by Jim Riggs
January 15, 1985
Four New Sports Hall of Fame Inductees Honored
A volunteer, an all-around athlete, a swimmer and a major league baseball player were inducted into the Chautauqua Sports Hall of Fame at the organization’s fourth annual induction dinner Monday night at the Holiday Inn.
The late Dr. Harold Blaisdell, who volunteered his services to the Jamestown High School football team from the late 1940s to the 1960s, was the first 1985 inductee honored. A plaque and ring were presented by Chautauqua Sports Hall of Fame president Russ Diethrick to Dr. Blaisdell’s son, Dr. William Blaisdell.
Lou DeSantis made the trip from Florida to accept his honors. DeSantis was an all-sport star at Falconer and Jamestown High Schools and then went on to star in semi-pro football in the area before becoming a sports officer in the U.S. Army. There he continued to star in athletics and also was an organizer of sports programs in Europe and Asia.
“To be remembered many years later is an honor and a thrill,” DeSantis said.
Alyce LeVoie, the widow of Tony LeVoie, accepted her late husband’s plaque and ring for his many years of dedication to the swimming program at the Jamestown Boys’ Club.
Former major leaguer Irv Noren was the last inductee. Noren is living in California and is getting ready to begin scouting for a major league team and could not attend. Accepting for Noren was his first cousin, Carol Johnson.
Noren played with the Washington Senators, New York Yankees, Kansas City Athletics, St. Louis Cardinals, Chicago Cubs and Los Angeles Dodgers. He played in three World Series with the Yankees and later coached with the Oakland A’s and Chicago Cubs.
The accomplishments of the inductees were read by Jim Roselle of WJTN.
There are now 25 Hall of Fame Inductees. The first ten in 1982 were Walt Brown, Russ Diethrick, Kay Gould, Marty Haines, Mark Hammond, Jim McCusker, Lyle Parkhurst, Brad Rendell, Leo Squinn and Nelson Turnell. In 1983, Hugh Bedient, Jimmy Clark, Frank Hyde, Howard Ehmke, Bob Hanson, Joe Nagle, and Don Reinhoudt were inducted and in 1984 it was Swat Erickson, George Carter, Sheridan Hardenburg, and Murray Shelton. Tom Eakin was an honorary inductee in 1983.
WJTN sports director Pete Hubbell was the emcee and Jamestown Mayor Steven B. Carlson welcomed the crowd of over 250. Chautauqua County Executive John Glenzer also welcomed all in attendance.
The first speaker of the evening was Penn State linebacker Shane Conlan. The Frewsburg Central School graduate said the team is still trying to figure out what happened at the end of the season when the Nittany Lions lost their last two games to finish 6-5.
The next speaker was one of Conlan’s opponents next season. Boston College fullback Steve Strachan was the Most Valuable Player in the Cotton Bowl after gaining 91 yards on 23 carries and scoring a touchdown.
Strachan said that when he decided to go to Boston College the team had been mediocre, but he was attracted because of the schedule. The Eagles were 5-6 his freshman year, but then things began to turn around because of the confidence instilled by Coach Jack Bicknell and quarterback Doug Flutie. “He made the difference,” Strachan said of Flutie.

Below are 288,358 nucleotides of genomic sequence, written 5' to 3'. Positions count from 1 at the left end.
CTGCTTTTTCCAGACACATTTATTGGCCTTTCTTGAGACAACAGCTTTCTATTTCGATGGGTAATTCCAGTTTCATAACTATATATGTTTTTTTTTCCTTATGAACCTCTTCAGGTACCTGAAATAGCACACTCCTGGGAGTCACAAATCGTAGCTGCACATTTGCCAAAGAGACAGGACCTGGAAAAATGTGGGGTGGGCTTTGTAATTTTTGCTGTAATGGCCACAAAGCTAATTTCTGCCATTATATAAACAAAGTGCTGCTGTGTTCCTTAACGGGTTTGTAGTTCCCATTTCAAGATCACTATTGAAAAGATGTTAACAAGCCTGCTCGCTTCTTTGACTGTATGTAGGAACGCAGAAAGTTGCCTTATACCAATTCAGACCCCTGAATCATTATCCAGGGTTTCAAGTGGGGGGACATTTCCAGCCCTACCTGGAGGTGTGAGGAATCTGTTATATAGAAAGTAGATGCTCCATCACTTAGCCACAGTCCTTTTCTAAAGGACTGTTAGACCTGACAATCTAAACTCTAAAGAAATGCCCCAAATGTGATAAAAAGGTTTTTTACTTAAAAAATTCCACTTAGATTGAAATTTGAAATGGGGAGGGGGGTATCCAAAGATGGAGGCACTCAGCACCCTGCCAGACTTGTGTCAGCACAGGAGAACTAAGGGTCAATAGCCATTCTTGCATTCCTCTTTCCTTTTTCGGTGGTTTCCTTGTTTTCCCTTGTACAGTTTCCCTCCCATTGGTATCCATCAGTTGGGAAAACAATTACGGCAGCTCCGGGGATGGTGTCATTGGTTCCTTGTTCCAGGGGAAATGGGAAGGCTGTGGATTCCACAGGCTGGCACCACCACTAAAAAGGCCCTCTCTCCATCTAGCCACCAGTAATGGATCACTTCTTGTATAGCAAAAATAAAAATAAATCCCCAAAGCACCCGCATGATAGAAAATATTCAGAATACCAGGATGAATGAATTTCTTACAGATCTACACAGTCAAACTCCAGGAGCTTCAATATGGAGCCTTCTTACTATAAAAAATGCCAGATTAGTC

Strachan added that with the big money being offered to Flutie by the United States Football League, he doubts Flutie will play in the National Football League. “I think there’s a good chance Doug will go to the USFL,” he predicted.
The new Jamestown Expos General Manager, Frank Wren, was the next speaker and said he was glad to be back in Jamestown. He started his professional baseball career here with the Expos and then returned as a coach. He will be heading to Montreal’s spring training next month and then will be back in Jamestown in April to begin his new duties as general manager.
The next speaker appeared in uniform. Kevin Koch, better known as the Pittsburgh Pirate Parrot joked, “This is one of the biggest crowds I’ve been in front of for a while,” referring to the Pirates’ attendance problems this past season. He said at one point during the season, he went into the clubhouse and told the players, “Hey, you guys are getting more laughs than I am.”
After former St. Bonaventure basketball player Matt Gantt spoke, former American League Rookie of the Year, Joe Charboneau, said he probably performed in front of fewer fans because he played in Cleveland. Charboneau is now living in Lockport and is attempting a comeback with Pittsburgh. He will be playing with the Pirates’ Class AAA team in Hawaii this season.
The baseball theme continued with Bob Rich, owner of the Buffalo Bisons. Hubbell mentioned he had been trying to persuade Rich to buy the Buffalo Bills.
Rich’s goal is to bring major league baseball to Buffalo and right now he is trying to show that the city can support the sport with the Bisons playing in the Class AAA American Association this season.
Rich mentioned that operating a minor league team is not easy. He said that in order to make a small fortune you have to start with a larger fortune.
Rich stressed that one goal for all minor league sports teams. “We have an obligation to keep the ticket prices down,” he said.
Things went from baseball to hockey when The Voice of the Buffalo Sabres, Ted Darling, took the podium. Darling told how he landed the broadcasting job with the sabres when they joined the National Hockey League during expansion in 1970. He made a fake audition tape with boxing crowd noise and had the Sabres win 1-0.
His most unusual broadcast came during the Blizzard of ’77 when the Sabres played a game in Montreal. Darling could not get to Montreal so he did his radio broadcast from his living room by watching the game on television.
He had memories of that blizzard when he went outside to begin his journey back home to the Buffalo area. It was quite a change to the warm feeling everyone had experienced for the previous three hours.